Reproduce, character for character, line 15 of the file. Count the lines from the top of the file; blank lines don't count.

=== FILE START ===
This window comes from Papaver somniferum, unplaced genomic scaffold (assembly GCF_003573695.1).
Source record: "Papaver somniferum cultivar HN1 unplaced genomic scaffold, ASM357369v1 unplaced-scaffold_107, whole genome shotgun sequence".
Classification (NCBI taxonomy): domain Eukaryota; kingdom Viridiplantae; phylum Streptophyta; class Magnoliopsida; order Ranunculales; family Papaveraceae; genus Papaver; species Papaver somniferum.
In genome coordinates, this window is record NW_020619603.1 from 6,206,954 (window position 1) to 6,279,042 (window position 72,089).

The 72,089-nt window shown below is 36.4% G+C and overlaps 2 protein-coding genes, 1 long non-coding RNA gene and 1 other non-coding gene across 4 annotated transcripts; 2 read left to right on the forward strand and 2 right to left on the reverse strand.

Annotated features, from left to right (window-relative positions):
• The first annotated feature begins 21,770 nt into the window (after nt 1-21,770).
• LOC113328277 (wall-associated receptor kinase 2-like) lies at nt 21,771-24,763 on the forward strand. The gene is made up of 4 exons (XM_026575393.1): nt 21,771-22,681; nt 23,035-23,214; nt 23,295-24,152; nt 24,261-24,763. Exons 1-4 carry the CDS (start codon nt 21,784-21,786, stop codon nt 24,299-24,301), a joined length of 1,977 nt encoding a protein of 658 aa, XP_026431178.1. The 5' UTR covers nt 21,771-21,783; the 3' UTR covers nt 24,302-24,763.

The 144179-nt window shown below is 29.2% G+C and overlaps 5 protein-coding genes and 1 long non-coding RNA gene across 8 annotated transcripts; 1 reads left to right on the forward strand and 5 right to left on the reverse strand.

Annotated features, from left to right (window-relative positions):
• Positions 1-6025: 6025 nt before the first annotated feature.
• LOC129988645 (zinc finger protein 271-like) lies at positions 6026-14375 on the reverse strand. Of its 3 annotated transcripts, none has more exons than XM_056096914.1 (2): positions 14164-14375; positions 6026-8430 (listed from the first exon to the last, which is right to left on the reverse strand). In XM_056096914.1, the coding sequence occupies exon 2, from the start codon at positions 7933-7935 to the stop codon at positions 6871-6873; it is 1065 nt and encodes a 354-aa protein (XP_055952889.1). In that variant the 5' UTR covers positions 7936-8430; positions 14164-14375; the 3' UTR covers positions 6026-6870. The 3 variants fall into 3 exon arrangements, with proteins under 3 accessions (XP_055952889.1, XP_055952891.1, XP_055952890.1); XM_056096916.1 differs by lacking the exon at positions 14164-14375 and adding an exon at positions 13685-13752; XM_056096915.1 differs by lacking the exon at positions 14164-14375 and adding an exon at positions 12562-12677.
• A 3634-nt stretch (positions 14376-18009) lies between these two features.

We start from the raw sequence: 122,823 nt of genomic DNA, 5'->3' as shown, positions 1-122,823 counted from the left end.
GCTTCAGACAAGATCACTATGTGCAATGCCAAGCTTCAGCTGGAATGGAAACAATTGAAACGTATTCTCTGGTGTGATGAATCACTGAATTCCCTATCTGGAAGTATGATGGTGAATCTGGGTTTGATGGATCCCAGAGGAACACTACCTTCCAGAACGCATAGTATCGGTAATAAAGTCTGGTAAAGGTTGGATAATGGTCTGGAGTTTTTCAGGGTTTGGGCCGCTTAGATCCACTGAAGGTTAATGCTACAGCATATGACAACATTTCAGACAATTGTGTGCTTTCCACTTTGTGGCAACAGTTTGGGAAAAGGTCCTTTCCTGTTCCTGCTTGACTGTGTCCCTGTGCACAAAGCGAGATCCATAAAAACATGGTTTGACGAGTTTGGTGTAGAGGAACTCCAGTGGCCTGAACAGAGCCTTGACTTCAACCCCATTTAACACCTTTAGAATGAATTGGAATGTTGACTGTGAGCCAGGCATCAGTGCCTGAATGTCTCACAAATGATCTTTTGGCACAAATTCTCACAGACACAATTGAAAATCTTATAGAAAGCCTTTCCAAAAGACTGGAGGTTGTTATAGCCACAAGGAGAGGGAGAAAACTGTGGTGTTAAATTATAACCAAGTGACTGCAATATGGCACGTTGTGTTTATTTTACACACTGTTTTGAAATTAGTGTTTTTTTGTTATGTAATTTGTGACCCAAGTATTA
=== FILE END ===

GCTTCAGACAAGATCACTATGTGCAATGCCAAGCTTCAGCTGGAATGGAAACAATTGAAACGTATTCTCTGGTGTGATGAATCACTGAATTCCCTATCTGGAAGTATGATGGTGAATCTGGGTTTGATGGATCCCAGAGGAACACTACCTTCCAGAACGCATAGTATCGGTAATAAAGTCTGGTAAAGGTTGGATAATGGTCTGGAGTTTTTCAGGGTTTGGGCCGCTTAGATCCACTGAAGGTTAATGCTACAGCATATGACAACATTTCAGACAATTGTGTGCTTTCCACTTTGTGGCAACAGTTTGGGAAAAGGTCCTTTCCTGTTCCTGCTTGACTGTGTCCCTGTGCACAAAGCGAGATCCATAAAAACATGGTTTGACGAGTTTGGTGTAGAGGAACTCCAGTGGCCTGAACAGAGCCTTGACTTCAACCCCATTTAACACCTTTAGAATGAATTGGAATGTTGACTGTGAGCCAGGCATCAGTGCCTGAATGTCTCACAAATGATCTTTTGGCACAAATTCTCACAGACACAATTGAAAATCTTATAGAAAGCCTTTCCAAAAGACTGGAGGTTGTTATAGCCACAAGGAGAGGGAGAAAACTGTGGTGTTAAATTATAACCAAGTGACTGCAATATGGCACGTTGTGTTTATTTTACACACTGTTTTGAAATTAGTGTTTTTTTGTTATGTAATTTGTGACCCAAGTATTA